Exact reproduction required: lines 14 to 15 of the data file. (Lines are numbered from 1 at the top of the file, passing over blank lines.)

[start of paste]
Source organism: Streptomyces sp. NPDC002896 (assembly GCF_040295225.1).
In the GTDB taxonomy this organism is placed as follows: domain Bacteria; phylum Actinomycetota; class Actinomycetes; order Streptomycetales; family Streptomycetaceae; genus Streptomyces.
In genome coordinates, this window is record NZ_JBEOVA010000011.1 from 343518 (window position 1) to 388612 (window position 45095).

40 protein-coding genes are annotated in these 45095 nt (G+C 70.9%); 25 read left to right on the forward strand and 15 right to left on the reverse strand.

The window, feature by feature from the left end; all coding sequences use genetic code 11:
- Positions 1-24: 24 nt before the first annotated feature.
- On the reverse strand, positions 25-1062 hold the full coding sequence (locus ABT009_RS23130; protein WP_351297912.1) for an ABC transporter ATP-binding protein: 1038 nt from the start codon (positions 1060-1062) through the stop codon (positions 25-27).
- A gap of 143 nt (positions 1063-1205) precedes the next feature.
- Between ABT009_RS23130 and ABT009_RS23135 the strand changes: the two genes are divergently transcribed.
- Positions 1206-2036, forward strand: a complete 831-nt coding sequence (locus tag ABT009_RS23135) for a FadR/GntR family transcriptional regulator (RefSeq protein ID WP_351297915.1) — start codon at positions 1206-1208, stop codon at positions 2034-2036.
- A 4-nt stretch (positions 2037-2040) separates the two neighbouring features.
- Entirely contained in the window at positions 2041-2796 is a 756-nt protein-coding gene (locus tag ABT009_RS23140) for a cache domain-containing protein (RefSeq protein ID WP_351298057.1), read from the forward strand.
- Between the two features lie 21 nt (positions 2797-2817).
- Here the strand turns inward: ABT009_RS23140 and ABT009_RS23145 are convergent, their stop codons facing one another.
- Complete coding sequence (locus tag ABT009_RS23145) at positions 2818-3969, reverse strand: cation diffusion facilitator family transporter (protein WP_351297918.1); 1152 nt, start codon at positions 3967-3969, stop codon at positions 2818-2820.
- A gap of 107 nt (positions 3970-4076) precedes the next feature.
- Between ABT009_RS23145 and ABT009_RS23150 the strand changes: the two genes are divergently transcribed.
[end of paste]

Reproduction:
- Here the strand turns inward: ABT009_RS23140 and ABT009_RS23145 are convergent, their stop codons facing one another.
- Complete coding sequence (locus tag ABT009_RS23145) at positions 2818-3969, reverse strand: cation diffusion facilitator family transporter (protein WP_351297918.1); 1152 nt, start codon at positions 3967-3969, stop codon at positions 2818-2820.